Bush Takes His Turn on 'Oprah'
Bush Takes His Turn on 'Oprah'
Sep. 19, 2000
CHICAGO (AP) _ George W. Bush stepped in Tuesday and gave Oprah what Al Gore didn't _ a kiss _ and told the talk show diva that the public's biggest misconception of him is that ``I'm running on my daddy's name.''
Bush, the Republican presidential candidate eager to woo back women voters, took his turn in Oprah Winfrey's easy chair a week and a day after rival Gore courted her and the 22 million viewers _ most of them women _ who tune into her syndicated TV program every week.
Asked what things he knows for sure, Bush said: ``That there is a God. ... That I'm sitting here talking to you. That I love my wife.''
The Texas governor betrayed an ambivalence about the tight race he's locked in, telling Winfrey he nonetheless feels called to the White House.
``Life would be so much simpler to be in Texas with my wife and not putting our children through the meat grinder of public opinion. So, yeah, there's a big call and I'm deeply concerned about the future of the country,'' Bush said.
Asked what was the public's ``biggest misconception'' of him, Bush replied:
``Probably I'm running on my daddy's name. That, you know, if my name were George Jones I'd be a country and western singer.''
Winfrey pressed, didn't some small part of him want to ``restore'' the Bush family to the White House? Bush's father was president from 1989 until Bill Clinton and Gore defeated him in 1992.
``Not even in the teeniest, tiniest part,'' Bush insisted. '' ... Basically, what you're saying is, Are you running just because of revenge? Revenge is such a negative thought. I'm running for positive reasons. There are better ways to uphold the honor of my family and that is to be a decent loving citizen.''
He grew teary-eyed talking about the birth of his twin 18-year-old daughters.
In a restaurant across the street, reporters were invited to watch Laura Bush watching her husband's interview. She and a noisy gaggle of female supporters sat beneath a giant banner that read, ``W stands for women.''
As ``Oprah'' came on the restaurant TVs, they tapped their wristwatches and chanted, ``It's time for us to win.'' They booed when Winfrey mentioned her interview last week with Gore.
Gore had greeted a disappointed Winfrey with a handshake. The vice president, the first politician Winfrey ever invited onto a show that's run 15 seasons, won flattery and a thumbs-up from the wealthy entertainment mogul, who has given $12,000 to Democrats since 1992.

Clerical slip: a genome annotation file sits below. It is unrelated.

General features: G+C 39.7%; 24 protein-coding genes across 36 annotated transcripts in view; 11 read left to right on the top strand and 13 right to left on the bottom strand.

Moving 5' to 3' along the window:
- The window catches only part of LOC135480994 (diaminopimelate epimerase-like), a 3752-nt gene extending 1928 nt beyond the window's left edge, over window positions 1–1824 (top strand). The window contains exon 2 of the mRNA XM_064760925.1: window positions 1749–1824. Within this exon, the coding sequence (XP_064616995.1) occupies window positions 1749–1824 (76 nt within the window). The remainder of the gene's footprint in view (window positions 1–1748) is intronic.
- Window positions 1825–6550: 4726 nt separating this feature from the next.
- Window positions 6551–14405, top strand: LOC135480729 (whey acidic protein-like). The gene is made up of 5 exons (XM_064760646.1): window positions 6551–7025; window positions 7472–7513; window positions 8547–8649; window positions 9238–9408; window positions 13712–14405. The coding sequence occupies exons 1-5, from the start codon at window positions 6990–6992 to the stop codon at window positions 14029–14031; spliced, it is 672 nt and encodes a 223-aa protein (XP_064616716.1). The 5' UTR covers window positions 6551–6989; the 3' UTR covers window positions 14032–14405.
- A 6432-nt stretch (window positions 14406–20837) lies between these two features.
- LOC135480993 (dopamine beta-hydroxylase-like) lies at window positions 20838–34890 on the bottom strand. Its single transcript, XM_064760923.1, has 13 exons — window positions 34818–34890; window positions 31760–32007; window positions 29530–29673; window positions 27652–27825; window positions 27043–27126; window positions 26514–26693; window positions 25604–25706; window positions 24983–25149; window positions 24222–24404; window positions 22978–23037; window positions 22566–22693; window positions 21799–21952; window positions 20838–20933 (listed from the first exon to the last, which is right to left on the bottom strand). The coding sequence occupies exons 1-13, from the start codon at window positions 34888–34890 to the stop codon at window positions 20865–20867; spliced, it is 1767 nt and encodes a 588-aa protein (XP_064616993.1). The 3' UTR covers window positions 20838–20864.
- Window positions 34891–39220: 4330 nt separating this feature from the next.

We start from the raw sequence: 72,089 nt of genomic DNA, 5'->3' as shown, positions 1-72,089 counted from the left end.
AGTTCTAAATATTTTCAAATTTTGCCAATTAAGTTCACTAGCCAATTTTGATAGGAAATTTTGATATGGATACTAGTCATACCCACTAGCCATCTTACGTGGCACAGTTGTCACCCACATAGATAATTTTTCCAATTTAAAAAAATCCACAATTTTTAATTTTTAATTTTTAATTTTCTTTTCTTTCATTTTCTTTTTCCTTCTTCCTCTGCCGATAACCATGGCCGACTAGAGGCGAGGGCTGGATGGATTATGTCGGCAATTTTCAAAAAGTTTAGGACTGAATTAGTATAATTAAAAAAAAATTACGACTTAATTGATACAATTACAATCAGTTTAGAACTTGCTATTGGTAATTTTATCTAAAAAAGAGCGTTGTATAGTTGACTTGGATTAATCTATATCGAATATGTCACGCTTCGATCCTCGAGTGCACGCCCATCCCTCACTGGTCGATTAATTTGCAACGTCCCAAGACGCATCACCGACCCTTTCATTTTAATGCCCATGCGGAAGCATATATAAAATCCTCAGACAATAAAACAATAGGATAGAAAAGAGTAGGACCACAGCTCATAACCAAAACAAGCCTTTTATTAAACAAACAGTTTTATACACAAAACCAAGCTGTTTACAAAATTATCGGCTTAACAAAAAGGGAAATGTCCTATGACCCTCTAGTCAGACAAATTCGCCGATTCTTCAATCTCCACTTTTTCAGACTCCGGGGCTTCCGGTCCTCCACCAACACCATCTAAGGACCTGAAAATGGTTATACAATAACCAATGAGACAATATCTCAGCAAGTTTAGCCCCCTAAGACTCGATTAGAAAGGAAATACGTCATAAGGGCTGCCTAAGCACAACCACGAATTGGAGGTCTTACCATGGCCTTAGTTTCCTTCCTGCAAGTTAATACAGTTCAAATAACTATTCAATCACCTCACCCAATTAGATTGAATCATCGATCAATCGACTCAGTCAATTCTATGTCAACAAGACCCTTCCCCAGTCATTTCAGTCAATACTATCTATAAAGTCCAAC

Audrey Pass, a spokeswoman for Winfrey's production company, said it is anyone's guess whether Winfrey will make an endorsement in the presidential race. For now, Pass said, ``Oprah's not giving any indication of her preference.''
On Tuesday, Bush made a point of bussing her cheek.
``Thanks for the kiss,'' Winfrey cooed.
``My pleasure,'' he grinned.
Winfrey, probing for the personal over policy, asked him to identify a time when he was overwhelmed with self doubt. Bush said it was when he went East to prep school, which led to Yale and then Harvard.
``I remember thinking how brilliant all the other kids were,'' said Bush, who has battled questions of his intellectual gravitas in this campaign.
``Eventually, I realized smarts are not only whether or not you can write well or whether or not you can do calculus, but smarts also is instinct and judgment and competence.''
``I've got a lot of experience, I'm well educated. But I'm certainly not the kind of person who talks down to people because of my education. ... You can't inspire and unite by thinking that you're smarter than everyone else.''
Asked about why he stopped drinking at age 40, he acknowledged his wife encouraged the move but said it was never a ``you or Jack Daniels'' moment. ``I think she got disappointed in some evenings. ... There were some times when she said 'You need to think about what you are doing,' '' Bush said.
Bush and Gore are crisscrossing paths these days and courting the same middle-class voters. This week, with his wife at his side, Bush is focused on deflating Gore's recent surge among women voters.
In polls, women voters indicating a preference have given Gore his strongest advantage in months. A Gallup survey released on Monday showed the vice president leading Bush among women by 17 points.
And, in the latest poll from the Pew Research Center, Gore significantly leads among women on the issues that they consider most important: health care, keeping Social Security and Medicare financially sound and education.
From ``Oprah,'' the Bushes were headed to Chicago's gritty South side and the Beethoven Elementary School, then on to the Henry Clay School in Lexington, Ky., for a forum on school safety.
Outside Winfrey's Harpo Productions studios, a few dozen gun control activists, environmentalists, supporters of Green Party candidate Ralph Nader, and other anti-Bush protesters gathered.
Nader's supporters, who also showed up for Gore's appearance, said they were lobbying for their own slot on Winfrey's show.